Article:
The Legend of Lyon Redmond

By: Julie Anne Long

“The reason I practice medicine in Pennyroyal Green . . .” he ventured. “. . . . where I was born . . . Sometimes I think it has a bit to do with Jack Fountain, who never knew his own father. Maybe a need to belong, to feel connected to something, is in my DNA.”

She knew why he’d said it: so that she would recognize that her own untold story, however dark or difficult, was simply part of centuries of human experience.

She was very unaccustomed to insightful men.

She wasn’t certain how much she liked it

“I wonder if someone might even stand beneath these trees a hundred years from now and tell the story of Isabel Redmond to someone else,” she mused.

He gave a short laugh. “Given your bloodline, it almost seems inevitable. And a hundred years is like yesterday here in England. For example, Isaiah Redmond, Lyon’s father, died later in life under mysterious circumstances. There’s a faction here in England that maintains to this day that Jacob Eversea—Olivia’s father—killed him.”

“No!” she was perversely thrilled.

“Nothing was ever proven, of course. Nothing ever seems to be proved when it comes to the Everseas. They traditionally get away with everything, or so legend has it.”

She smiled at him slowly. She loved knowing roguish blood flowed in her veins. And that her history contained mysteries.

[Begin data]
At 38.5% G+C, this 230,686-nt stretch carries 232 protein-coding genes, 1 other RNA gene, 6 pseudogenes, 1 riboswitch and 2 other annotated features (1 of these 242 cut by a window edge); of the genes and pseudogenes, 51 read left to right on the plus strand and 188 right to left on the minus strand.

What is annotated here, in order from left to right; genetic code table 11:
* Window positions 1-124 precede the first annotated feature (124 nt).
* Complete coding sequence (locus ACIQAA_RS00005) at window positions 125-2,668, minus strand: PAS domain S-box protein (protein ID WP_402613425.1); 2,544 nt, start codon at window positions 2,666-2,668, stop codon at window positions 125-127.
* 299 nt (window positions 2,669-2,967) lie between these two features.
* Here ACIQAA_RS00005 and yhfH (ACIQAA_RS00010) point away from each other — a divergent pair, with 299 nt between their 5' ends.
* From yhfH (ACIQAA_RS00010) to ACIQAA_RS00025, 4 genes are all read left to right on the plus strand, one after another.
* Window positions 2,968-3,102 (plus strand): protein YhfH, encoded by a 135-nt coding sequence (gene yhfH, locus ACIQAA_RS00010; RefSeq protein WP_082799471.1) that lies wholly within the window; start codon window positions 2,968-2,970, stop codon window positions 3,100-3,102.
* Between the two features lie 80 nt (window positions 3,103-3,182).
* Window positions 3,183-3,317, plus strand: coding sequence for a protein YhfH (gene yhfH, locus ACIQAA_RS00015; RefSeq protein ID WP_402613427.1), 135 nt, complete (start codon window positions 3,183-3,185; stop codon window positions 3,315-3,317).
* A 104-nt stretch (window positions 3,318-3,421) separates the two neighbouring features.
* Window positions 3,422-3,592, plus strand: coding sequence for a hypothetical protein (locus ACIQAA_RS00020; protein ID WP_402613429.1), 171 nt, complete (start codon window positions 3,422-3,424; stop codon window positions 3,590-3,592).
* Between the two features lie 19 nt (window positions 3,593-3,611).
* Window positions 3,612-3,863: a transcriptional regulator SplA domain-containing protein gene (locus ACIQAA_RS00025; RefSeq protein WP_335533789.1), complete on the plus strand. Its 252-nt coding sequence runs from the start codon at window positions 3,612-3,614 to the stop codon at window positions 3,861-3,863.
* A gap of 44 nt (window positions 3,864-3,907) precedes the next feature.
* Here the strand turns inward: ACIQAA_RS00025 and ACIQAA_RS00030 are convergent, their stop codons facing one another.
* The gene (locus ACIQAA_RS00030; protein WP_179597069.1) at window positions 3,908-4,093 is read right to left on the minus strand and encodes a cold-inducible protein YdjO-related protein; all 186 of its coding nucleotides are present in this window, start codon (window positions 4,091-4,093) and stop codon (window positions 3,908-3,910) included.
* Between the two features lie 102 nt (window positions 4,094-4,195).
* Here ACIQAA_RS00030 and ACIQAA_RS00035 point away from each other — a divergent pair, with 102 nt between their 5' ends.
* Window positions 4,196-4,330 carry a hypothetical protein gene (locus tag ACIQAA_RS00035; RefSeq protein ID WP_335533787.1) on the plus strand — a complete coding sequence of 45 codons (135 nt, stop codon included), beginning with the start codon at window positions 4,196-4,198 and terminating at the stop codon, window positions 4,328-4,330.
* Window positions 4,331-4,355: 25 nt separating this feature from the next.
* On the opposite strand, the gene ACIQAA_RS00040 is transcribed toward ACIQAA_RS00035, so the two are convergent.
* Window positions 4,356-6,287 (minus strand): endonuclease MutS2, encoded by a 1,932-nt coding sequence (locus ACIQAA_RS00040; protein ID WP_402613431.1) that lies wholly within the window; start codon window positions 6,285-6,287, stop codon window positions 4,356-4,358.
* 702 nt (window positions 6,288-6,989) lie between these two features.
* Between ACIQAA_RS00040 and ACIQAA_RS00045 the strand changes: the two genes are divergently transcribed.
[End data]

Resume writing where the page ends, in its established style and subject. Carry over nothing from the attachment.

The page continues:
“To this day, there’s still a bit of tension between the Everseas and Redmonds,” he added idly. “I thought I should warn you. In case you encountered a bit of tension during your visit.”

She smiled slightly. She knew precisely why he’d said that.

They allowed the word “tension” to simmer there in silence.

“Thank you,” she said finally.

When he smiled slightly a dimple winked briefly at the corner of his mouth. That dimple was more perfect than anything Postlethwaite’s had ever stocked.

“My old school chum, Geoff Hawthorne, owns the Pig & Thistle, just a bit up the road,” he said. “They have a splendid antique Rowlandson print of Lyon Redmond simmering in a pot presided over by two cannibals. If you’re hungry.”

She laughed, and then he laughed at himself when he realized how that had sounded.

“Sounds wonderful,” she told him.

“Don’t worry. I’m fairly certain there aren’t any cannibals in your bloodline. Though Miles Redmond was nearly eaten by one.”

He nudged up the kickstand of his motorcycle with the toe of a well-worn boot. He walked the bike gently, as though it were a beloved pet. She approved.

She fell into silent stride next to him.

“Speaking of rogues,” he said suddenly, “did you know your Great-Great-Great-Uncle Colin Eversea escaped from the gallows?”


“Oh, yes. There’s even a song about him,” Malcolm said. “And you wouldn’t believe the number of verses it has now.”


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